Zulip Chat Archive

Stream: new members

Topic: Strange behavior of `mul_eq_zero`


view this post on Zulip Riccardo Brasca (Nov 14 2020 at 23:58):

I am trying to prove that the minimal polynomial of an element x is irreducible, without the assumption that the base ring is a field, but only an integral domain. It's rather annoying (if someone see a quick way to do it all suggestions are welcome...). At some point I need to use that if the minimal polynomial is the product a * b then x is a root of a or of b: this should be easy, and I wanted to use mul_eq_zero as in the following code

import field_theory.minimal_polynomial

universes u v

open_locale classical

variables {α : Type u} {β : Type v}

namespace minimal_polynomial

variables [integral_domain α] [ring β] [algebra α β] {x : β} (hx : is_integral α x)

lemma test [integral_domain β] :  _root_.irreducible (minimal_polynomial hx) :=
begin
  have not_unit : ¬ is_unit (minimal_polynomial hx),
  { sorry },
  cases irreducible_or_factor (minimal_polynomial hx) not_unit with hirr hred,
  { exact hirr },
  obtain a, hred := hred,
  obtain b, hred := hred,
  have hzero : polynomial.aeval x a = 0  polynomial.aeval x b = 0,
  { apply mul_eq_zero.1,
    { sorry },
    have h₁ := integral_domain.to_domain β,
    have h₂ := @domain.to_no_zero_divisors β h₁,
    --exact h₂ does not work
    sorry
  },
  sorry
end

end minimal_polynomial

Ignore the sorry, my problem is where the comment is. As you can see mul_eq_zero asks to prove no_zero_divisors β, that is already strange since there is [integral_domain β] in the assumptions, but even if I try to do it it complains with some errors that I do not understand. Indeed h₂ seems to be exactly what it wants, but exact h₂ doesn't work.

What's going on? Thank you!

view this post on Zulip Alex J. Best (Nov 15 2020 at 00:06):

I get an error at not_is_unit.

view this post on Zulip Alex J. Best (Nov 15 2020 at 00:06):

Could it be becasue you have ring beta and integral domain beta?

view this post on Zulip Aaron Anderson (Nov 15 2020 at 00:10):

Alex J. Best said:

Could it be becasue you have ring beta and integral domain beta?

I tried replacing the original [ring beta] with [integral_domain beta] and deleting the second [integral_domain beta], it fixed this.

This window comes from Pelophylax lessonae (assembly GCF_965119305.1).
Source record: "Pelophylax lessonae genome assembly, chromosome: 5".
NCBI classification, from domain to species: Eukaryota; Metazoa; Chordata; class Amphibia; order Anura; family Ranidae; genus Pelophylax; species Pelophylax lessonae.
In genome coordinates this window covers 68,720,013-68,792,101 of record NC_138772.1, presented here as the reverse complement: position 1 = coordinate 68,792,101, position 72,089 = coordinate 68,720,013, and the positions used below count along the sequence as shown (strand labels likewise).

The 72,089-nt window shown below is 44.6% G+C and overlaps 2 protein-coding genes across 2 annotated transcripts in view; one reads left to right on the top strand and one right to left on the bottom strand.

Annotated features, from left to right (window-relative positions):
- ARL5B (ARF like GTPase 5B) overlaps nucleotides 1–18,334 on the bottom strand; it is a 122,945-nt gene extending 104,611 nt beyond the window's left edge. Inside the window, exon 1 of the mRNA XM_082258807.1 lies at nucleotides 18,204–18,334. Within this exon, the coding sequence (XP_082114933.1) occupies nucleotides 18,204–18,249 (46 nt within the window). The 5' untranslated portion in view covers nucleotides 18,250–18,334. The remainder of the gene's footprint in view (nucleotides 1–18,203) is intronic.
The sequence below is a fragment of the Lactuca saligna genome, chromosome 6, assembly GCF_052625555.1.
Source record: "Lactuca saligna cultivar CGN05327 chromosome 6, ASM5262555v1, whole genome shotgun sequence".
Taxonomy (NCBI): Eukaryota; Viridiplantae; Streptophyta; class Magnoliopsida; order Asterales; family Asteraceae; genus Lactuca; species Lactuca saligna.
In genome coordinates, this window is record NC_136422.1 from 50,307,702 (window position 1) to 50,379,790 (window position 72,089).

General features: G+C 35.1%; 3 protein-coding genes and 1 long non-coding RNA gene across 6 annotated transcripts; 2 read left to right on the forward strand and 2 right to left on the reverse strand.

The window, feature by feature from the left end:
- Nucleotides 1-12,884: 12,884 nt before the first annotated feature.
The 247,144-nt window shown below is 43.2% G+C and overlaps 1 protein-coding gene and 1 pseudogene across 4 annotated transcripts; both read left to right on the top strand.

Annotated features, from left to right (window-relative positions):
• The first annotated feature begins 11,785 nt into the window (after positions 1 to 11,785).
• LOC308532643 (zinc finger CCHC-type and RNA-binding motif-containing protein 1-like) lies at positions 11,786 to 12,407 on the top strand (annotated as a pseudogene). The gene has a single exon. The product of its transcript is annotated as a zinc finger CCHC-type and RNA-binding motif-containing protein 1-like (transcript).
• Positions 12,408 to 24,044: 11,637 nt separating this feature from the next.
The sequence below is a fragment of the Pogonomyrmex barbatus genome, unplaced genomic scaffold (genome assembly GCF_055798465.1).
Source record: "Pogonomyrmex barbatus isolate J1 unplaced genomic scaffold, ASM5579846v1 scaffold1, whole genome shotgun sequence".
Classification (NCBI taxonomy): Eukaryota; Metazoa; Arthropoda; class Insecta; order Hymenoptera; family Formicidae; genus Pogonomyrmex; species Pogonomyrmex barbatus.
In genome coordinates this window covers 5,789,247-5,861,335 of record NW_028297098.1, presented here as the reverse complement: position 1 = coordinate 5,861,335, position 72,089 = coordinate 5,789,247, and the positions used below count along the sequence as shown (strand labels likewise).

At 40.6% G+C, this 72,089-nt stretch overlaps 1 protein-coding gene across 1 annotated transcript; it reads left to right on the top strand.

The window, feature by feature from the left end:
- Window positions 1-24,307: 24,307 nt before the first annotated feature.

view this post on Zulip Aaron Anderson (Nov 15 2020 at 00:11):

It might not fix not_is_unit, because not_is_unit currently requires a field, but @Riccardo Brasca probably has modified not_is_unit locally.

view this post on Zulip Riccardo Brasca (Nov 15 2020 at 00:12):

@Alex J. Best Ah yes sorry! That's because I have modified not_is_unit in minimal_polynomial, now it should work.

view this post on Zulip Riccardo Brasca (Nov 15 2020 at 00:14):

Ah ok, I still do not understand clearly what to do to add assumptions like this...

view this post on Zulip Alex J. Best (Nov 15 2020 at 00:15):

integral domain includes a ring structure, so when you have ring X and integral_domain X you have introduced two (independent) ring structures on the same type which confuses lean.

view this post on Zulip Riccardo Brasca (Nov 15 2020 at 00:17):

But what is the general strategy if I am working with variable [ring R] defined somewhere and in a lemma I need [integral_domain R]?

view this post on Zulip Aaron Anderson (Nov 15 2020 at 00:17):

The best way to deal with this is to use the section command to have a section of your file where you start by defining variables [ring beta] and whatever other instances you want, for your general ring theorems, and then a new section starting with variables [integral_domain beta] for your integral domain theorems

view this post on Zulip Riccardo Brasca (Nov 15 2020 at 00:17):

@Aaron Anderson You almost answered my question before I asked it!

view this post on Zulip Aaron Anderson (Nov 15 2020 at 00:18):

Another potential strategy is to use [ring R] and then later [is_integral_domain R], but you won't always have that flexibility, and I'd still recommend going with the multiple sections.

view this post on Zulip Riccardo Brasca (Nov 15 2020 at 00:55):

I've put the (ugly) proof in quote #5006.

view this post on Zulip Aaron Anderson (Nov 15 2020 at 04:41):

I could help golf this down, but the way this currently works for fields is a sequence of lemmas.

view this post on Zulip Aaron Anderson (Nov 15 2020 at 04:41):

Do we know if some of them might work for a wider class of domains?

view this post on Zulip Aaron Anderson (Nov 15 2020 at 04:42):

Well, I guess we know that the second-to-last lemma, minimal_polynomial.prime, definitely works for gcd or unique factorization domains, because that's equivalent to irreducible there

view this post on Zulip Aaron Anderson (Nov 15 2020 at 06:33):

I think that the whole slew of results for fields should also hold for integrally closed domains - I think I read that minimal polynomials over integrally closed domains equal the minimal polynomial over the fraction field, which is really the key result here

view this post on Zulip Riccardo Brasca (Nov 15 2020 at 10:17):

I think that at the end everything boils down to en even stronger version of Gauss's lemma than the one I asked yesterday: If PR[X]P \in R[X] is primitive and P=Q1Q2P = Q_1 \cdot Q_2 is a non trivial factorization in K[X]K[X] then essentially Q1Q_1 and Q2Q_2 are already in R[X]R[X] (I mean, up to multiplication and division by a scalar). For PID I have a simple proof, I do not know a proof for integrally closed domain (if it is true...) and here http://www-users.math.umn.edu/~garrett/m/algebra/notes/12.pdf there is a proof for UFD that seems to be a proof for GCD domains. (Essentially he consider divisibility in KK considering only multiplication by elements of RR and he proves Gauss's lemma in this context.)


Last updated: May 15 2021 at 22:14 UTC